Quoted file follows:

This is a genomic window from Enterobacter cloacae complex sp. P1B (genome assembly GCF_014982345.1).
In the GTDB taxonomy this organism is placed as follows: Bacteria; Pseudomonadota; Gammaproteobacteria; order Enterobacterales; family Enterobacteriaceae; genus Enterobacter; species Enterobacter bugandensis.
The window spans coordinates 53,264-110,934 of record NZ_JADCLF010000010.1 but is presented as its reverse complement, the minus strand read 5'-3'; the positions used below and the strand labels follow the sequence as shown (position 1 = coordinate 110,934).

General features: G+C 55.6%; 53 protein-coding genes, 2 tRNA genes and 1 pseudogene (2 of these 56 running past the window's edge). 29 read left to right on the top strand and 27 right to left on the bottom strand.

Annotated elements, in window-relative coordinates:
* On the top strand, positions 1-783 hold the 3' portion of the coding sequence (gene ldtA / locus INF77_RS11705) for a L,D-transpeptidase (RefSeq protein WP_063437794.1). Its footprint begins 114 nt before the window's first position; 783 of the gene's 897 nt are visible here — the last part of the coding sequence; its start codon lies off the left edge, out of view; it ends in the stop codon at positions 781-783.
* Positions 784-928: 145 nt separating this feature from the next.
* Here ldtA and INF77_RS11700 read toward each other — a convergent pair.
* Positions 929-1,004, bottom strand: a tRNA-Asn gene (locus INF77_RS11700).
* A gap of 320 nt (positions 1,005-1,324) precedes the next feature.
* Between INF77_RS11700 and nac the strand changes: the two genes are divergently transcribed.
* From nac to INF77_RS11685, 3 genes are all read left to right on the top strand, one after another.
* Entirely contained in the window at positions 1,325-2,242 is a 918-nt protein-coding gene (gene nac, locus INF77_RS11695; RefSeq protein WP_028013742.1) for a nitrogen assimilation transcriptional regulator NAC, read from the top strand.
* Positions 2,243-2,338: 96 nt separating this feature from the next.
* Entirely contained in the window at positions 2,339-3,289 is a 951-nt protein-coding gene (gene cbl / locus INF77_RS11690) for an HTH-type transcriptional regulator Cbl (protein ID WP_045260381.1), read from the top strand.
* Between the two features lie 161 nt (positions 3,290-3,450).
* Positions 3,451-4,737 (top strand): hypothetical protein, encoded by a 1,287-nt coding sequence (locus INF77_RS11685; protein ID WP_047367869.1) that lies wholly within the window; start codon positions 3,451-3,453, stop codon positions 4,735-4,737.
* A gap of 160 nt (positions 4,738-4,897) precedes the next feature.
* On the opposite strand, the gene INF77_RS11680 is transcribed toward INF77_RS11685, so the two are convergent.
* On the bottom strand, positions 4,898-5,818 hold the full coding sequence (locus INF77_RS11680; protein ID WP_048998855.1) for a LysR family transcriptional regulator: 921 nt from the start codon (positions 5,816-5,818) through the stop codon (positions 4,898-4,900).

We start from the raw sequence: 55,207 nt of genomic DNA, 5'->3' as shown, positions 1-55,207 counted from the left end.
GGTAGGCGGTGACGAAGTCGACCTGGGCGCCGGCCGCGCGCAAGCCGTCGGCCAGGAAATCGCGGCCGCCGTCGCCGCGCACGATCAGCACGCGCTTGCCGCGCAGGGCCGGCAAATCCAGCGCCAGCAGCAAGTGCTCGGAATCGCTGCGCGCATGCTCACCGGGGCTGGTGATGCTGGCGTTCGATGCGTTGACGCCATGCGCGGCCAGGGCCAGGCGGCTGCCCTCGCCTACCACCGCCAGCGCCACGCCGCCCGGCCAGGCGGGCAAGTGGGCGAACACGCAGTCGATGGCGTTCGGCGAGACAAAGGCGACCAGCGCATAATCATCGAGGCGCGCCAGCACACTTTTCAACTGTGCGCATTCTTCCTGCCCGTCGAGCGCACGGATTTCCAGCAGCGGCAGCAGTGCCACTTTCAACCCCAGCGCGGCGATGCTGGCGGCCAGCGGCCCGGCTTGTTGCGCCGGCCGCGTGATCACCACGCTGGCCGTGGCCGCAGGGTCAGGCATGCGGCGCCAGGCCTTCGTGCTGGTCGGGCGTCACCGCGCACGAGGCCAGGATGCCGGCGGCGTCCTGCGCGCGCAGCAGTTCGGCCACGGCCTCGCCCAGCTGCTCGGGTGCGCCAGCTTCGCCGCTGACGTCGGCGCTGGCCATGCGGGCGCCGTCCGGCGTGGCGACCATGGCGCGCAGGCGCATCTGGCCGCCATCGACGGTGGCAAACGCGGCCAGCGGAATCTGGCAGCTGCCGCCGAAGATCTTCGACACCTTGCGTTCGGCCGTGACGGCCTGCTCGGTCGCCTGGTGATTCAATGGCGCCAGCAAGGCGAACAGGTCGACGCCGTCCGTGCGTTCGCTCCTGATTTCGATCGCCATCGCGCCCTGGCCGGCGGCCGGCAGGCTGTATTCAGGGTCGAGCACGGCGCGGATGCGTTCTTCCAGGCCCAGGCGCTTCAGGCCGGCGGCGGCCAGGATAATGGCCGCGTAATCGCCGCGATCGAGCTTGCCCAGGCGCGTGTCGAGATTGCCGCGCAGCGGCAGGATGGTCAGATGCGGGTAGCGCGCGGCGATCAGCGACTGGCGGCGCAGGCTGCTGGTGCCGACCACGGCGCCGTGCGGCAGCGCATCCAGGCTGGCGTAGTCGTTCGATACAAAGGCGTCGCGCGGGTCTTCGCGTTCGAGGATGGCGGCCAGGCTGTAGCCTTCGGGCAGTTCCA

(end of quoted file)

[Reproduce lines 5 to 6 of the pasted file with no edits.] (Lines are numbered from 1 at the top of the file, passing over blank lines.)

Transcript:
Annotated elements, in window-relative coordinates:
* On the top strand, positions 1-783 hold the 3' portion of the coding sequence (gene ldtA / locus INF77_RS11705) for a L,D-transpeptidase (RefSeq protein WP_063437794.1). Its footprint begins 114 nt before the window's first position; 783 of the gene's 897 nt are visible here — the last part of the coding sequence; its start codon lies off the left edge, out of view; it ends in the stop codon at positions 781-783.